Central London’s prime property market is expected to outperform the mainstream over the next five years as UHNW cash buyers buoy demand, new Savills forecasts suggest.
The property agency’s five-year residential forecast predicts average UK house prices will fall by 3 per cent next year, while prices in the prime market remain the same (with 0 per cent growth).
In the years following, the prime central London market is expected to grow significantly. By 2028, Savills expects prices in the prime central London market to have grown by almost one-fifth (18.7 per cent). By comparison, prices in the mainstream market are expected to rise by 17.9 per cent in the half decade up to 2028.
2026 is expected to be a particularly strong year for price growth in prime central London, with a projected 6 per cent rise. Price rises are also projected for prime properties in regions outside of London, with an anticipated average rise of 4.5 per cent in 2026.
Prime London property market buoyed by cash buyers
Savills suggests that the prime London market — defined as the top 5-10 per cent of the market by value — is somewhat insulated from the impact of high interest rates, with cash buyers underpinning activity. At the top end of the market, only 23 per cent of buyers are relying on borrowing to purchase property, research shows.
‘Cash and equity rich buyers – synonymous with prime markets – have remained the most resilient buyer group over the past year, with transactions remaining 3.5 per cent higher than the 2017-19 average,’ said Frances McDonald, Savills’ director of residential research.
‘While interest rates and borrowing relative to incomes remain high there is expected to be a divergence in performance between locations with the highest concentration of equity, with the prime markets expected to begin to recover from mid-2024 and see positive price growth from 2025.’
Currently, property prices in the prime central London market are still down by around 19 per cent from the peak in 2014. Although if Savills’ forecasts play out, the average prime central London home, with a value of around £4.7 million, could see a price rise of £800,000.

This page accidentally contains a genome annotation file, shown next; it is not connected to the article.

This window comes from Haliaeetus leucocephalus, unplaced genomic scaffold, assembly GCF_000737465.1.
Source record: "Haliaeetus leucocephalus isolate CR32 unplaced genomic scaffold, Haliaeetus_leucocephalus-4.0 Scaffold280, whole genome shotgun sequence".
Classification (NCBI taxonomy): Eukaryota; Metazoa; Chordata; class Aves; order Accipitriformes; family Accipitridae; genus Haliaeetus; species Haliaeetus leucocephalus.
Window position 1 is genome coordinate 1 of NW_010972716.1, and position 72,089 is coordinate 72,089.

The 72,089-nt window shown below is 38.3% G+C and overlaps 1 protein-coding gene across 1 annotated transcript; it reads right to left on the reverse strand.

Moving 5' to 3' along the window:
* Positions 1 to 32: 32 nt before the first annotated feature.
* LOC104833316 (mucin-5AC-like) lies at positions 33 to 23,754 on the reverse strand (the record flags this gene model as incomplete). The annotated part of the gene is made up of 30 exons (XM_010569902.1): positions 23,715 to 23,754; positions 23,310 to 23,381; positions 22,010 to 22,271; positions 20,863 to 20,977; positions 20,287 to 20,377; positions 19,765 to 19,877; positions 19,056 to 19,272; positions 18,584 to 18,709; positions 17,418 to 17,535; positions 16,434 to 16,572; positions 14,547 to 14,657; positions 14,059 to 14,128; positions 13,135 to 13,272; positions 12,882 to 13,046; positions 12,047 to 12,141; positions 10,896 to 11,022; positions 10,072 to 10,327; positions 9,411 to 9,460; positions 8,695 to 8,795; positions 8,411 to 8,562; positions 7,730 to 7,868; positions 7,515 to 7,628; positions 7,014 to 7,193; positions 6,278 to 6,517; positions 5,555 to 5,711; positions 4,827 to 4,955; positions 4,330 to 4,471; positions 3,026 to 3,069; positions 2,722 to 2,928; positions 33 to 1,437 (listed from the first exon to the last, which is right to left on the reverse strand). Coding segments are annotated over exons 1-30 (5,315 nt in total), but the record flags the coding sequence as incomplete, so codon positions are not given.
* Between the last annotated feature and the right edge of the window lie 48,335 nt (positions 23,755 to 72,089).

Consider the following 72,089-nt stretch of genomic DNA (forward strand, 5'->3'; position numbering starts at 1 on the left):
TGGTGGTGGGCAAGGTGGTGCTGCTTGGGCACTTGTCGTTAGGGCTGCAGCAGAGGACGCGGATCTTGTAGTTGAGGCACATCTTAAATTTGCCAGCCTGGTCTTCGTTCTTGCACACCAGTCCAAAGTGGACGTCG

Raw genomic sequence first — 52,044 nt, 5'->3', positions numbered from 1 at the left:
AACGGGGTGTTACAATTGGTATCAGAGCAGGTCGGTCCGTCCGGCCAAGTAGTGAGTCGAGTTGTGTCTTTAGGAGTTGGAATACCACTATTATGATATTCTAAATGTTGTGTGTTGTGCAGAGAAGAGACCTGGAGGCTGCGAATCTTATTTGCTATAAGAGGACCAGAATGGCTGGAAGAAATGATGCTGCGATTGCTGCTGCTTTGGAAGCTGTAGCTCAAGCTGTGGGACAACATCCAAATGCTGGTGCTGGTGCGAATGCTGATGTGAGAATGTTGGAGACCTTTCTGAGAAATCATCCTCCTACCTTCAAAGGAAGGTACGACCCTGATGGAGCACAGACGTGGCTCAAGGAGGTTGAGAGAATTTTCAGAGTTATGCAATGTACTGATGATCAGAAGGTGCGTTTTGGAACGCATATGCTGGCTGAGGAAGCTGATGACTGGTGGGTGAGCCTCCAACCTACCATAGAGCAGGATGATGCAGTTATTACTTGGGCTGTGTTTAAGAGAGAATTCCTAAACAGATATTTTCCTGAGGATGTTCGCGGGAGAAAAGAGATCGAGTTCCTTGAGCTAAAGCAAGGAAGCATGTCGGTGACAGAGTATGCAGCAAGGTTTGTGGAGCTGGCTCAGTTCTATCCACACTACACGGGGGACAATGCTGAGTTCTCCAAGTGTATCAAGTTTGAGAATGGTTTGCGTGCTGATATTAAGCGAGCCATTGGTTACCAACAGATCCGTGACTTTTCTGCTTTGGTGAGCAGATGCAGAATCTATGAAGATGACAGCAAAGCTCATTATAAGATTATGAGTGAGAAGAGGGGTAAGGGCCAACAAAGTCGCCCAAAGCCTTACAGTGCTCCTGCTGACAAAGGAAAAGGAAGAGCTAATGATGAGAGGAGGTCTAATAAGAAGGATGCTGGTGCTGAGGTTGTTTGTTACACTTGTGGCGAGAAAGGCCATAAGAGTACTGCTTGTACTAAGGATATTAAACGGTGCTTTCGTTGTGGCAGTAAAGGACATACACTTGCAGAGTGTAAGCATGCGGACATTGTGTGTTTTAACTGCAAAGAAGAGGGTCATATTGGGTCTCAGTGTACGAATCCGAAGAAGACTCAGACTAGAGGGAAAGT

Price growth in prime central London is expected to be supported by swelling numbers of international UHNWs. According to UBS, the global population of UHNWs, which Savills researchers have flagged as a key buyer group for prime central London property, is set to rise by more than half (53 per cent) in the next half decade.
Strong demand has been seen from a diverse mix of international buyers, including from North America, Australia and the Asia-Pacific region. International buyers continue to see the appeal of London as a business centre and as a place for families, with world-leading schools.
While a lack of housing stock is also expected to support price growth in the prime London market, researchers say the upcoming UK general election and potential changes around stamp duty could create uncertainty at the top end of the market.
‘With values still well below historic peaks, prime central London represents a “buy,” McDonald said. ‘Recovery looks well overdue… we expect it to be much less aggressive than in previous cycles given a higher tax environment and greater scrutiny of sources of buyer wealth.’
The pandemic ‘race for space’ may now be over
Since the pandemic, many HNWs with families have looked for larger homes outside of the prime central London market. Since March 2020, the average price of regional prime properties has grown by 10.5 per cent, according to Savills.
There has also been a strong demand for greener neighbourhoods on the outskirts of London — with areas such as Richmond, Clapham, Highgate and Hampstead performing well.
The estate agent found that house prices for ‘outer prime London’ houses grew by 11.1 per cent, although price growth for flats in the same areas fell by 2.4 per cent, suggesting HNWs are willing to pay premiums for larger residences with gardens.
However, there are signs that the ‘race for space’ may now be over. In September 2023, house prices in outer prime London fell by more than 2 per cent on an annualised basis, while prices for prime homes in regions outside of London fell by around 5 per cent.